by Andrew Seguin
Remember the old saying, “If these walls could talk ….”? For the girls in Class 1, the saying is new, but they’ve learned that the Upper East Side is full of old walls that have a lot to say. To hear them, the girls had to speak a new language: that of architecture.
Through a program run by the Friends of the Upper East Side, an architectural-preservation group, the students have come to know terms such as cornice, gargoyle and arch. They’ve started to recognize steel and glass as emblems of the modern era and brownstone as a building block of New York’s past. They’ve even seen photographs of the Upper East Side when the neighborhood was more rural than regal.
“It’s really rich in content,” teacher Karen Katz said of the program. Plus, she explained, it seamlessly fits into the Class 1 social studies curriculum, in which students get to know the area that surrounds Chapin. The girls visit local businesses and institutions, such as the fish market on York Avenue and the firehouse on 85th Street, and often recreate those scenes later in their classrooms using wooden blocks.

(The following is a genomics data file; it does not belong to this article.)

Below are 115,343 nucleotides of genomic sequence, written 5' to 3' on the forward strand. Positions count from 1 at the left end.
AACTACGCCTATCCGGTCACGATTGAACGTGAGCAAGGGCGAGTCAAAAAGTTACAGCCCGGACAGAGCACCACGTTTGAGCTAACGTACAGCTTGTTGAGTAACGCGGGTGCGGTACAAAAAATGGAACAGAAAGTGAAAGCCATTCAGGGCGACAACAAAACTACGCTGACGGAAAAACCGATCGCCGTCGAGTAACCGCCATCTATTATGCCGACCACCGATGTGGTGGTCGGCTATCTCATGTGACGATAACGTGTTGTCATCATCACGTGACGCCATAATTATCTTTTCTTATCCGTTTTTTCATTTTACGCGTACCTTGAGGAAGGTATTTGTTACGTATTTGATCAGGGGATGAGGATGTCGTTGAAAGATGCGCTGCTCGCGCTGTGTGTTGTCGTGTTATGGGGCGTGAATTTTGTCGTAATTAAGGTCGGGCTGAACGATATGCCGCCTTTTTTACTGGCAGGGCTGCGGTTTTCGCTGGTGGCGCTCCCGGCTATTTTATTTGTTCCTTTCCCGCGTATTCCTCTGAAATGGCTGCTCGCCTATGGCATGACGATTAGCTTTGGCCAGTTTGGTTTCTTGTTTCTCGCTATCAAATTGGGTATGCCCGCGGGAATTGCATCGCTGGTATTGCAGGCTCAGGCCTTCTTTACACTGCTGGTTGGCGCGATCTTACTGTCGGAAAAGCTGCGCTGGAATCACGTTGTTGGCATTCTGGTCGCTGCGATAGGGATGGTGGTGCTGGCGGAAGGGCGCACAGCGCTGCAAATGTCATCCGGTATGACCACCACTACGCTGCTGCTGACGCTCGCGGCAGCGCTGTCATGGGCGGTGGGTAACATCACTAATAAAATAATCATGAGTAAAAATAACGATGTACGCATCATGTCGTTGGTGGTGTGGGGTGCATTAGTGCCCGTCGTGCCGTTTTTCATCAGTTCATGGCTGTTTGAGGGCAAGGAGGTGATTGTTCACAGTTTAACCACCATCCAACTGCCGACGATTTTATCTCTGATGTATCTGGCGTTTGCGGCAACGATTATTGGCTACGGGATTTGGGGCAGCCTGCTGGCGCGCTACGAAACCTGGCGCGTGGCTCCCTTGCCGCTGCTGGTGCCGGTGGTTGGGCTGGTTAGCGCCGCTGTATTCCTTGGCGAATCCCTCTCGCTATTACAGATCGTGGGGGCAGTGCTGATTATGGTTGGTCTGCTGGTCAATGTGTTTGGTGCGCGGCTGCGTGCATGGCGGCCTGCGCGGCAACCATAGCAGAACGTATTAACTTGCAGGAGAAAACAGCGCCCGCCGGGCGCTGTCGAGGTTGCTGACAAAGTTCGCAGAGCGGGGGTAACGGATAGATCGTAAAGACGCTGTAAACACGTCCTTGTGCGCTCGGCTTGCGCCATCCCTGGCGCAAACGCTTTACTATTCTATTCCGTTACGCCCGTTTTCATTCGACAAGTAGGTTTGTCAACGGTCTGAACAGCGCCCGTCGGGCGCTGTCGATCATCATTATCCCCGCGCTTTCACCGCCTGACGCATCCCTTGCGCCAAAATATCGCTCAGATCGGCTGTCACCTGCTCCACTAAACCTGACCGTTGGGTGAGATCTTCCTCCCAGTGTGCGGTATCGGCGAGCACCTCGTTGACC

The girls went after the real thing, and not a recreation, under the guidance of Sarah O’Keefe, a Friends of the Upper East Side educator. They set off down 84th Street to see how many architectural features they could identify within a stone’s throw of Chapin.
“You’re going to walk slowly so you can look on both sides of the street,” Ms. O’Keefe advised them. Each student was paired with another and was charged with locating particular architectural details. Some girls sought cornices while others looked for lintels, stoops or brownstones.
“How many buildings on this block have an arch?” Ms. O’Keefe asked them. The girls cast their eyes over the nearby structures and discovered that arches were a prominent feature on the block. They didn’t need to look much harder to spy many of the other adornments that they had learned about, because the particular block of 84th Street where they stood, between Second and Third Avenues, is rich with architectural detail.
Now that the Class 1 students can spot a pediment wherever they may be, wait until they begin to learn about the wider world of New York City next year, in Class 2. They’ll have their ears to the walls of every borough.